Batteries are power. A world cannot really be imagined without them in all the powerful and smart electronics that empower our daily lives. But a more specific type of battery, the Lithium-Ion battery, has truly revolutionized the way we perceive technology. Over the past decades innovation in this field has accelerated the efficiency, power, safety and capability of these batteries that are found in everything from smartphones to households. Lithium and lithium-ion batteries provide portable electricity, with the main difference being that lithium is a primary cell (not rechargeable) offering higher capacity and density than lithium-ion, which is a secondary cell and can be charged over and over before becoming ineffective. Lithium battery technology has been instrumental in the drive towards a greener planet, with its lightweight, energy-dense and rechargeable properties making the batteries ideal candidates for the global electric vehicles market. The latest Nissan Leaf battery, for example, is claimed to use materials which can store a higher density of lithium-ion – meaning customers can drive an even greater distance in their new generation car.
However, imagine a world where lithium-powered consumer products can be created in any shape or size – as could the batteries that keep them running. This is currently not achievable on a commercial scale, mainly due to lithium-ion batteries only being available as a generic square or cylindrical shape and most devices – be they mobile phones, smartwatches or even electric vehicles – having to be built around the battery. This can often lead to wasted internal space and contribute to less than innovative exterior designs, given the limitations provided by a lithium-ion battery’s shape.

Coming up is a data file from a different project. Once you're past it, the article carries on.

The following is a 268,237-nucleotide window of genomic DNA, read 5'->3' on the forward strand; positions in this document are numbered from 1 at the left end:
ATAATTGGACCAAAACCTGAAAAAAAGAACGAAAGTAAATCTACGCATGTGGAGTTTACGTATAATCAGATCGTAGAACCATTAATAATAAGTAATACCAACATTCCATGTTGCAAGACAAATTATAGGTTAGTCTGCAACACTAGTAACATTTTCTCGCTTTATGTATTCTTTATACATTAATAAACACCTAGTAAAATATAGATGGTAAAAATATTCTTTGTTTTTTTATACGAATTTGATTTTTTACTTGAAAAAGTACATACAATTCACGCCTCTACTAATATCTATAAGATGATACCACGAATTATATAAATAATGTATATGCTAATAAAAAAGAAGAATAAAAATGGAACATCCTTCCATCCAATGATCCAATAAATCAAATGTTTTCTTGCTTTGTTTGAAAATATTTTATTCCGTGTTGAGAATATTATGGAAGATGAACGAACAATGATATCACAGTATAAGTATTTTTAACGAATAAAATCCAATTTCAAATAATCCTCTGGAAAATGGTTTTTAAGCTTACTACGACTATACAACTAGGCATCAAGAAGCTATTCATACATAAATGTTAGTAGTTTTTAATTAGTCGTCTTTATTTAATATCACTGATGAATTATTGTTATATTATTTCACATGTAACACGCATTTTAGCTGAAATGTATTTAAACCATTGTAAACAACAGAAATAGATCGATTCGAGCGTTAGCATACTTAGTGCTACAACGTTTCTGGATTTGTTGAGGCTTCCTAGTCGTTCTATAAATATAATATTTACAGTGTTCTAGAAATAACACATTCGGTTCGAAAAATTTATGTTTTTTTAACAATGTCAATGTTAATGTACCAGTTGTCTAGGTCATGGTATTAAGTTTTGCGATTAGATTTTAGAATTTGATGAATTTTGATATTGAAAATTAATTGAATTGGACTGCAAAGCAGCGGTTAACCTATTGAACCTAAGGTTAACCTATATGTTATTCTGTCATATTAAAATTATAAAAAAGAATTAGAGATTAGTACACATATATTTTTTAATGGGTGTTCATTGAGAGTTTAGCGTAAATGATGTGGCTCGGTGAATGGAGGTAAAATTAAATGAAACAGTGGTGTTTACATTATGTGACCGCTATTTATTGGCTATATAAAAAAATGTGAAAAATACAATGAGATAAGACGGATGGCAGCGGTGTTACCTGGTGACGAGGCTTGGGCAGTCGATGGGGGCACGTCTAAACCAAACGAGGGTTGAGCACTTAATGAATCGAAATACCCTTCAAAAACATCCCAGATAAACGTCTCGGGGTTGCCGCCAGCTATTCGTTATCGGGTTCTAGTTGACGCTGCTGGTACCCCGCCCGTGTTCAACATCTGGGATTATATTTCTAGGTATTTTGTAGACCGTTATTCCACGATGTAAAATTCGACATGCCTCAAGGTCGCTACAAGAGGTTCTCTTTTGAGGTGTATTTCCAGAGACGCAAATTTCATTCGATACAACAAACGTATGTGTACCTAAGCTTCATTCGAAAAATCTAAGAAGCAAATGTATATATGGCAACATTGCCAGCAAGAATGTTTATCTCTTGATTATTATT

A team of researchers from Duke University in North Carolina are looking to revolutionize the world of lithium-powered devices with the idea of creating custom-sized lithium-ion batteries using 3D printing technology. A 3D printer would produce the electrolyte and two electrodes (the cathode and anode) in one process, compared to the current lithium-ion production scenario where the three elements are manufactured separately and combined inside a casing. They infused the polylactic acid with a mixture of ethyl methyl carbonate, propylene carbonate, and lithium perchlorate to obtain an ionic conductivity comparable to that of polymer and hybrid electrolytes. The result was a cutting-edge chemical ink mix which could enable 3D printing of complete lithium-ion batteries to any shape or size using low cost and widely-available fused filament fabrication (FFF) machines. A Celgard polymer separator was used in the device to improve the performance of the battery and demonstrate the ability to integrate 3D-printed battery technology with existing materials.After infusion and assembly, the bangle battery could power a green LED for approximately 60 seconds.
The team 3D-printed an LED ring complete with small lithium-ion battery particles where the anode and cathode were printed as freestanding curved electrodes which matched the contour of the bangle.According to the researchers, the capacity of the first-generation 3D-printed battery is about two orders of magnitude lower than that of commercial batteries, which begs the question, could we ever see 3D printed batteries in production?